David Wiggins

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For the Iowa Supreme Court Justice, see David Wiggins (jurist).

David Wiggins (born 8 March 1933) is a British moral philosopher, metaphysician, and philosophical logician working especially on identity and issues in meta-ethics. His 2006 book, Ethics. Twelve Lectures on the Philosophy of Morality defends a position he calls "moral objectivism".


Wiggins read philosophy at Brasenose College, Oxford, and had J. L. Ackrill as a tutor.[1] He was the Wykeham Professor of Logic from 1993 to 2000. He was president of the Aristotelian Society from 1999 to 2000. He is Fellow of the British Academy, and Foreign Honorary Member of the American Academy of Arts and Sciences.


According to philosopher Harold Noonan:

The most influential part of Wiggins's work has been in metaphysics, where he has developed a fundamentally Aristotelian conception of substance, enriched by insights drawn from Putnam (1975) and Kripke (1980). His works also contain influential discussions of the problem of personal identity, which Wiggins elucidates via a conception that he calls the "Animal Attribute View."[2]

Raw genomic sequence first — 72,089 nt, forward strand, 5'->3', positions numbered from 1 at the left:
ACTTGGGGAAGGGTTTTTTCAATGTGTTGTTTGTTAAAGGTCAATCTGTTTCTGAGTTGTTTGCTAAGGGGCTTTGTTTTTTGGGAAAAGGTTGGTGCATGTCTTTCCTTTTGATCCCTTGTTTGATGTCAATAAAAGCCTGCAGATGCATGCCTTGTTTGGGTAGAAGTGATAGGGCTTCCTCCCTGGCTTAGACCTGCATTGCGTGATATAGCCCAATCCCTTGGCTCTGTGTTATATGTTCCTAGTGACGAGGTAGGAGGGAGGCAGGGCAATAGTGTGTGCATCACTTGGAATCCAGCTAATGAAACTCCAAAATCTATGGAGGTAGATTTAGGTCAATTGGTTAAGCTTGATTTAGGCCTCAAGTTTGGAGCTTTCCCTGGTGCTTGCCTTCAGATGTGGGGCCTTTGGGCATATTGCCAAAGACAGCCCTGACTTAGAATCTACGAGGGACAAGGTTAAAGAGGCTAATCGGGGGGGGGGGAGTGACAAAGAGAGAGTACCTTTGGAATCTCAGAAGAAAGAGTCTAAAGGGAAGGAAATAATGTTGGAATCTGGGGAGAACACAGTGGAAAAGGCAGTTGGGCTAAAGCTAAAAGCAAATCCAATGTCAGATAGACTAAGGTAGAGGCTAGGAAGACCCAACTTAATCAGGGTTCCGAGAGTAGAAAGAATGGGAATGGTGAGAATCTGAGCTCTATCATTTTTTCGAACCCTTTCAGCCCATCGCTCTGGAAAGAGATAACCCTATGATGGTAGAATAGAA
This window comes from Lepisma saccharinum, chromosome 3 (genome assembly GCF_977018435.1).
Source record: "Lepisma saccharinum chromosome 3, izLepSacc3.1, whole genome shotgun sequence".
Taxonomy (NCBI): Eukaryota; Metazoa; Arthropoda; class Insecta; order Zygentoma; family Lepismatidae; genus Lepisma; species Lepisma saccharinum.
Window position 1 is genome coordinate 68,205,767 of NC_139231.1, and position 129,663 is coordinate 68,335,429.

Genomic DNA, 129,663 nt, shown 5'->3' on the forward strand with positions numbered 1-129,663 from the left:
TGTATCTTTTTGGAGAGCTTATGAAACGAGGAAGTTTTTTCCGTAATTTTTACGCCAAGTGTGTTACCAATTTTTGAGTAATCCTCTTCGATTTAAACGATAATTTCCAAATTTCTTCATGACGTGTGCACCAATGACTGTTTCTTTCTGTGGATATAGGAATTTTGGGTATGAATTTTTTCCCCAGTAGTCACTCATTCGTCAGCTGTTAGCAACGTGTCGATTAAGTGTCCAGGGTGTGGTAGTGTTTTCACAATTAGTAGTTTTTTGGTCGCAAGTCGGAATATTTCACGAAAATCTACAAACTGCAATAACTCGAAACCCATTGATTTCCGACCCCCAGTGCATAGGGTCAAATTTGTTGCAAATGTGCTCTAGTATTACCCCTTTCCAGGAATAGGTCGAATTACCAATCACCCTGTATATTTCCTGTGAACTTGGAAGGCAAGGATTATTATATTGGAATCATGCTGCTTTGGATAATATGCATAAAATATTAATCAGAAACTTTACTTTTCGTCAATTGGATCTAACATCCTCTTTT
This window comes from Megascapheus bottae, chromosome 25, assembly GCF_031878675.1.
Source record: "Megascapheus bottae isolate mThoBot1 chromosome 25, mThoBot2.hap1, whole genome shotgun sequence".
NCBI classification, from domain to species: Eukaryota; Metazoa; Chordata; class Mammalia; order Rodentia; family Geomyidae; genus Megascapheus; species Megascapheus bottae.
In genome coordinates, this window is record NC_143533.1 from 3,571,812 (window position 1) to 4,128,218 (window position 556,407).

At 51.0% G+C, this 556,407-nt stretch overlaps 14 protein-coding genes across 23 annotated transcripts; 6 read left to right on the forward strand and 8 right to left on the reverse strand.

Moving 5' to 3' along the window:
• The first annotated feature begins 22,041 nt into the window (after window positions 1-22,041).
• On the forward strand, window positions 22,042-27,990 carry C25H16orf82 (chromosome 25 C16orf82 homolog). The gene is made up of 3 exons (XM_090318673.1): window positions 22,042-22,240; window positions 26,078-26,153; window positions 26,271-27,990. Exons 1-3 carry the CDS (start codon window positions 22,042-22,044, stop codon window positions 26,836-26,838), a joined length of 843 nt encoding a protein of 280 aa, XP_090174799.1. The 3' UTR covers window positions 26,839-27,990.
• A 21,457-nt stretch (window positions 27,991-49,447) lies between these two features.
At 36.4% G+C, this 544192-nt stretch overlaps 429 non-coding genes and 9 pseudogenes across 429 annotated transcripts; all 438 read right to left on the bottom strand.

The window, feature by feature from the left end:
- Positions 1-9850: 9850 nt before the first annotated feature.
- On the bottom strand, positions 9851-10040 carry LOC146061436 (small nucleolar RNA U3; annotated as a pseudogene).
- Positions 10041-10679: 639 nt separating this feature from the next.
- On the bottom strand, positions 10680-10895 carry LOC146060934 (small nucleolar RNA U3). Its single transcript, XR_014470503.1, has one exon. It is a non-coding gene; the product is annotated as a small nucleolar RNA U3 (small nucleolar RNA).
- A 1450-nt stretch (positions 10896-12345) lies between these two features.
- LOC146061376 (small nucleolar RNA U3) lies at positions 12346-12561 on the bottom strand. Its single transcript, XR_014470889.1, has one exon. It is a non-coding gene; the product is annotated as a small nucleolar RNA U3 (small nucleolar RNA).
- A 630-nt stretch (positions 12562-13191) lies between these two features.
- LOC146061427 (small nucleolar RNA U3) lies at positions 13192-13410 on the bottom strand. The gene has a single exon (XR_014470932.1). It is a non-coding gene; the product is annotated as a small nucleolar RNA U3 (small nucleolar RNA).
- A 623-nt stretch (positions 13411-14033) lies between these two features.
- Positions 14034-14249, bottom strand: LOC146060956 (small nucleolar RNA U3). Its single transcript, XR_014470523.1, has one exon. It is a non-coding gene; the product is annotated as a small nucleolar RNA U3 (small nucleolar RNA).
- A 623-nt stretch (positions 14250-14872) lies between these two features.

Among Wiggins' Distinguished Pupils[edit]

Derek Parfit
John McDowell
Timothy Williamson

Selected writings[edit]


  • Ethics. Twelve Lectures on the Philosophy of Morality (Cambridge, 2006)
  • Needs, Values, Truth: Essays in the Philosophy of Value (Oxford, 1987; second edition 1998)
  • Sameness and Substance Renewed (Cambridge, 2001)
  • Sameness and Substance (Oxford, 1980)
  • Truth, Invention, and the Meaning of Life (Proceedings of the British Academy)
  • Identity and Spatio-Temporal Continuity (Oxford, 1967)


  • "A Sensible Subjectivism?" (Needs, Values, Truth: Essays in the Philosophy of Value (New York: Oxford University Press, 1987), 185-214)
  • "Towards a reasonable libertarianism" (Essays on Freedom of Action, 1973 - Routledge & Kegan Paul)
  • "Weakness of Will Commensurability, and the Objects of Deliberation and Desire" (Proceedings of the Aristotelian Society, 1978)
  • "On Sentence-sense, Word-sense and Difference of Word-sense: Towards a Philosophical Theory of Dictionaries" (1971)[3] (link)


  1. ^ "Professor J.L. Ackrill". Obituary. London: Times Newspapers. 2007-12-20. Retrieved 2008-06-19. 
  2. ^ Noonan, H., 2005. "David Wiggins." In Encyclopedia of Philosophy. London: Macmillan. (excerpt)
  3. ^ In Danny D. Steinberg and Leon A. Jakobovits (edd.) Semantics: An Interdisciplinary Reader in Philosophy, Linguistics and Psychology (Cambridge: Cambridge University Press, 1971), pp. 14-34.

External links[edit]